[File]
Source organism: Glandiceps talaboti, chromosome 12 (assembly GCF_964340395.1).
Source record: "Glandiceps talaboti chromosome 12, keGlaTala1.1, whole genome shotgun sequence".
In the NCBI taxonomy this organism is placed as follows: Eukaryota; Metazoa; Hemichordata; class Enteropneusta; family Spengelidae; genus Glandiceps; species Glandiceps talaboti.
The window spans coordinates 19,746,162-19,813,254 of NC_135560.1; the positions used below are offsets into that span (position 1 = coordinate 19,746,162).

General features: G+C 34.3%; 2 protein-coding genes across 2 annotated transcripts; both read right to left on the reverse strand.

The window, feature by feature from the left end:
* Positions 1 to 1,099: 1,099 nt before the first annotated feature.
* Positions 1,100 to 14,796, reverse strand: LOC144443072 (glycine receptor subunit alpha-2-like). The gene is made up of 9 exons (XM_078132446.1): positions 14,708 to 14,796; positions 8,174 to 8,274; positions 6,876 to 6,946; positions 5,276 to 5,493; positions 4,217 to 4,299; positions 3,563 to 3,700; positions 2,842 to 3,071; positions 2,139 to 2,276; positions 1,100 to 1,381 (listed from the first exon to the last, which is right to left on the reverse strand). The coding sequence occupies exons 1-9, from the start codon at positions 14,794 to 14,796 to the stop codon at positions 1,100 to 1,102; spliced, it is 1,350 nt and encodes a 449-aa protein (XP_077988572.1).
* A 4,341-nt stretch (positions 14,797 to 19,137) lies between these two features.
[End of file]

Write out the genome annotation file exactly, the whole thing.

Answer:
Source organism: Glandiceps talaboti, chromosome 12 (assembly GCF_964340395.1).
Source record: "Glandiceps talaboti chromosome 12, keGlaTala1.1, whole genome shotgun sequence".
In the NCBI taxonomy this organism is placed as follows: Eukaryota; Metazoa; Hemichordata; class Enteropneusta; family Spengelidae; genus Glandiceps; species Glandiceps talaboti.
The window spans coordinates 19,746,162-19,813,254 of NC_135560.1; the positions used below are offsets into that span (position 1 = coordinate 19,746,162).

General features: G+C 34.3%; 2 protein-coding genes across 2 annotated transcripts; both read right to left on the reverse strand.

The window, feature by feature from the left end:
* Positions 1 to 1,099: 1,099 nt before the first annotated feature.
* Positions 1,100 to 14,796, reverse strand: LOC144443072 (glycine receptor subunit alpha-2-like). The gene is made up of 9 exons (XM_078132446.1): positions 14,708 to 14,796; positions 8,174 to 8,274; positions 6,876 to 6,946; positions 5,276 to 5,493; positions 4,217 to 4,299; positions 3,563 to 3,700; positions 2,842 to 3,071; positions 2,139 to 2,276; positions 1,100 to 1,381 (listed from the first exon to the last, which is right to left on the reverse strand). The coding sequence occupies exons 1-9, from the start codon at positions 14,794 to 14,796 to the stop codon at positions 1,100 to 1,102; spliced, it is 1,350 nt and encodes a 449-aa protein (XP_077988572.1).
* A 4,341-nt stretch (positions 14,797 to 19,137) lies between these two features.